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Don’t B.S. Yourself: You Know Exactly How to Produce Your Best Work

You know yourself better than anybody else. Stop searching for some magical insight that will finally make everything ‘crystal clear’. Your self-understanding and a will to execute are all you need to succeed.

To avoid any confusion: I’m writing these words as much for myself — in response to my own aspirations as a writer — as I am for any other writer or other type of freelancer who might happen to read them.

My goal for this article is to convey the following idea:

Each one of us is our own best judge of what helps versus what hurts our ability to produce our best work. If we cut the B.S. by being fully honest with ourselves and by acting on that insight, we’ll start seeing the success we claim to want so badly.

No shaming, no bashing specific workflows or habits, and no preaching about ‘right’ versus ‘wrong’ when it comes to writing — just a challenge to finally accept and embrace what you already know to be true and to start doing what needs to be done in order to succeed.

(Although I wrote this piece with writers in mind, the ideas I explore below apply to virtually every kind of freelancer.)

The Fruitless Search for the ‘Secret’ to Success

If you’re a writer on Medium, you likely spend a fair amount of time reading content that, in one way or another, offers advice on how to refine and become more successful in your craft by utilizing this or that specific technique or strategy.

I have nothing against the publishing or reading of this type of content.

After all, I’ve put out many thousands of words on writing tips myself, and I’ll continue to do so — not only because I want to help other writers improve their skills to the extent that I can but also because writing and editing are a major part of my professional life.

Nevertheless, it seems to me that for a variety of reasons, including:

  • The plethora of ‘how to’ content accessible today;
  • The ‘I am a writer, damn it!’ syndrome from which many of us suffer; and
  • The tendency to look outward rather than inward when we doubt ourselves…

…it’s all too easy to become convinced that the secret to achieving success as a writer is ‘just around the corner’:

If only we were to read one more blog post or receive advice from one more accomplished writer, we’d finally discover what we’re doing wrong in our writing, why we aren’t satisfied with our work, why others don’t show us the recognition we believe we deserve, and why we struggle to ‘make the next move’ in our careers. Here’s the thing: there’s no piece of magical advice — no technique, no ‘hack’ — that will finally make everything ‘click’ for you. Why? Because you already know what you need to do. You just have to embrace it and start putting it into practice.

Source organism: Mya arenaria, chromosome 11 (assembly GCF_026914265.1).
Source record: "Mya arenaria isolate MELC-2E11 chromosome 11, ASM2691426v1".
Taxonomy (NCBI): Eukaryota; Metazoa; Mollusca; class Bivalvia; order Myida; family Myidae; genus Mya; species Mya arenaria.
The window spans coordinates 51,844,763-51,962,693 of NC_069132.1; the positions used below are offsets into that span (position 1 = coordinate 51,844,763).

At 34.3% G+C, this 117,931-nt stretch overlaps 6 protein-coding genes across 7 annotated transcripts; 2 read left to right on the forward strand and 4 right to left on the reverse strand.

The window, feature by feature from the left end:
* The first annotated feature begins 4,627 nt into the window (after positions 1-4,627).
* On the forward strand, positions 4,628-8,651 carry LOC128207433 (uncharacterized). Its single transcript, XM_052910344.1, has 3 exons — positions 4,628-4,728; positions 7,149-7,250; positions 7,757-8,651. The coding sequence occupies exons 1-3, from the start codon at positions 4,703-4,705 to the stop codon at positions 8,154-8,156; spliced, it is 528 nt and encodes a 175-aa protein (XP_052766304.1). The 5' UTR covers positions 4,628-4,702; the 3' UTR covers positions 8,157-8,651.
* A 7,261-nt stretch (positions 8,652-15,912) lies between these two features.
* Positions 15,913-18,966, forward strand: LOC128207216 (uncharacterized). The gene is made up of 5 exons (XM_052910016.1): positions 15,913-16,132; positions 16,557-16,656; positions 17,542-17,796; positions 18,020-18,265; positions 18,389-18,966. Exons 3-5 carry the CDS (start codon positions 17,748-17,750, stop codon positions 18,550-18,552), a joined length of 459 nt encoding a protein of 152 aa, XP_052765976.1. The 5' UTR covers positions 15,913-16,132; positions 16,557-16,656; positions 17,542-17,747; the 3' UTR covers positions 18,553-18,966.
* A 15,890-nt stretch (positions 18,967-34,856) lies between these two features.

I’m not talking about the technical expertise you lack or the business connections you haven’t formed or the professional experience you have yet to acquire.

I’m talking about the day-to-day decisions you make that either support or interrupt your capacity to produce your best work.

Let’s get specific.

No More B.S.: You Know How to Perform at Your Best

Whether or not you’re the introspective type, you know when you’re at your best and when you’re not.

Whether it’s physical—well rested versus tired, energetic versus achey, relaxed versus ‘tight’ — or intellectual and emotional — clear-headed versus ‘foggy’, focused versus distracted, inspired versus hopeless — you don’t need anybody else to tell you if you’re currently in your optimal state of thinking, feeling, or working.

Medical conditions and other such issues aside, you also don’t need any help figuring out what sets you on a path of productivity and efficiency.

If you’re honest with yourself, you can easily list half a dozen or more decisions you make in a given 24-hour period that positively or negatively affect the quality and efficiency of your work.

For example, the following four dynamics reliably shape the character and ‘flow’ of my own writing experiences and the quality of my writing output.

1. The amount of sleep I get

By far, this is the number one thing that impacts whether, and if so then how well, I write on a given day.

In short, I’m a different person when I don’t get enough sleep than when I do.

Some folks are able to survive and thrive on four of five hours of sleep per night—though likely not as well as they’d do if they were to get more sleep — but this absolutely isn’t the case for me.

Personally, the difference between five or six hours of sleep and seven or eight hours is that between experiences of depression, anger, hopelessness, selfishness, and rash choices on the one hand and of inspiration, kindness, methodical thinking, optimism, and patience on the other.